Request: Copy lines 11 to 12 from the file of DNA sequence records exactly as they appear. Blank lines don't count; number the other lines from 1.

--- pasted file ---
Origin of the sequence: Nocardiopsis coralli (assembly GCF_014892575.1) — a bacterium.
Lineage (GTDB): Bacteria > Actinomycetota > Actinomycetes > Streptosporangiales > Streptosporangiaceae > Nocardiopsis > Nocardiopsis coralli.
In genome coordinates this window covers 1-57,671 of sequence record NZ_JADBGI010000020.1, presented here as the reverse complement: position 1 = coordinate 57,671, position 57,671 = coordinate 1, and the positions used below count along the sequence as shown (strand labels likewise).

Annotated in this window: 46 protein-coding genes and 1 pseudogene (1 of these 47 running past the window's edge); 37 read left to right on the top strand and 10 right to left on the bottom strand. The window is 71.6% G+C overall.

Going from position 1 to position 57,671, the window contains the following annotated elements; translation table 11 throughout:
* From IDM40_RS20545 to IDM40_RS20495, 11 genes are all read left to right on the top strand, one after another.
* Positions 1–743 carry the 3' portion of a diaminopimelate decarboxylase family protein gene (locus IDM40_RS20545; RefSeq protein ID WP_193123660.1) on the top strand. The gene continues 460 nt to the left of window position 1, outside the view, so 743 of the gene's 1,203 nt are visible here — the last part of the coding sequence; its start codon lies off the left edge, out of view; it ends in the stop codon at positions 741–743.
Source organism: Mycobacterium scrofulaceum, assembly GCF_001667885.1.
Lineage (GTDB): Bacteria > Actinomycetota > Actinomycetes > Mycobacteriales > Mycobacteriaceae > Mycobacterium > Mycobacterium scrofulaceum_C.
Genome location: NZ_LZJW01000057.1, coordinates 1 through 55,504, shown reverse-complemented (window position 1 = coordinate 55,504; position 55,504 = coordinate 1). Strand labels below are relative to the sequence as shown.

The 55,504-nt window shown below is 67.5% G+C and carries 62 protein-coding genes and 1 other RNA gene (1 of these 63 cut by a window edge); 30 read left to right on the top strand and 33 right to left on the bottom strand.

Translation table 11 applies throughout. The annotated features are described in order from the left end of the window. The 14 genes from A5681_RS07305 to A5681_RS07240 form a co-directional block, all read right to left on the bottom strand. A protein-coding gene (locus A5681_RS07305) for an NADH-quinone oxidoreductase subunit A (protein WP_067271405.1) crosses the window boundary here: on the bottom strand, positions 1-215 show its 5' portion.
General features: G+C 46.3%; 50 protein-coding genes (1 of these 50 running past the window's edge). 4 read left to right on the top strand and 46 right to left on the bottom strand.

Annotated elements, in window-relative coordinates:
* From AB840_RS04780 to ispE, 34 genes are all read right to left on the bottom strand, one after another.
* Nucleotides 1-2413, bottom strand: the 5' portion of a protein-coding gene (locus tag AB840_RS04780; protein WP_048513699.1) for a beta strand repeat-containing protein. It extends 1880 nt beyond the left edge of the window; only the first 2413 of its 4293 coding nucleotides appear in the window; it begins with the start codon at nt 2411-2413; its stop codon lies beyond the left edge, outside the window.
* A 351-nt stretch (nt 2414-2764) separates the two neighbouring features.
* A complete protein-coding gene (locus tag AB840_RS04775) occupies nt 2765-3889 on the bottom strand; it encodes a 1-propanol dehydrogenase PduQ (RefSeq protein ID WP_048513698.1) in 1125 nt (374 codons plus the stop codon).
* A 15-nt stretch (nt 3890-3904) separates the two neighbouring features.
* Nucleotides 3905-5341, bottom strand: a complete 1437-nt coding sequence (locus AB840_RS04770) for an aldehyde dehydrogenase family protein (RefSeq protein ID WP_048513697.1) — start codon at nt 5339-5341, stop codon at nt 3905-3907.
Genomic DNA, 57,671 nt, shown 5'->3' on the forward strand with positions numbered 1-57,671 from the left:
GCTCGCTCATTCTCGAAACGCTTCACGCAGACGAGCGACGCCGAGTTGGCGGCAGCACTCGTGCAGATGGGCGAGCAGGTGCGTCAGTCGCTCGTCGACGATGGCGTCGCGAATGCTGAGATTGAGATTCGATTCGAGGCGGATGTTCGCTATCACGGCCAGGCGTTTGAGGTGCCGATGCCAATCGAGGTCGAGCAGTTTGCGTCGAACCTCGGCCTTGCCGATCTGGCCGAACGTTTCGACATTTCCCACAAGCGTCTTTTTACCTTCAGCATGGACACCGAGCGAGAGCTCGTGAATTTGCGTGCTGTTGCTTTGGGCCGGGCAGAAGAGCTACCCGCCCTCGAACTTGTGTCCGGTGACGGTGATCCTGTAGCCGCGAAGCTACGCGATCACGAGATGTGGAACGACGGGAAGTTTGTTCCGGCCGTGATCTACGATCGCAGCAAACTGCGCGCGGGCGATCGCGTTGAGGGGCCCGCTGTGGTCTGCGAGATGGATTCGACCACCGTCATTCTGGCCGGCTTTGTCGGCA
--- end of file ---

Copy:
The 55,504-nt window shown below is 67.5% G+C and carries 62 protein-coding genes and 1 other RNA gene (1 of these 63 cut by a window edge); 30 read left to right on the top strand and 33 right to left on the bottom strand.

Translation table 11 applies throughout. The annotated features are described in order from the left end of the window. The 14 genes from A5681_RS07305 to A5681_RS07240 form a co-directional block, all read right to left on the bottom strand. A protein-coding gene (locus A5681_RS07305) for an NADH-quinone oxidoreductase subunit A (protein WP_067271405.1) crosses the window boundary here: on the bottom strand, positions 1-215 show its 5' portion.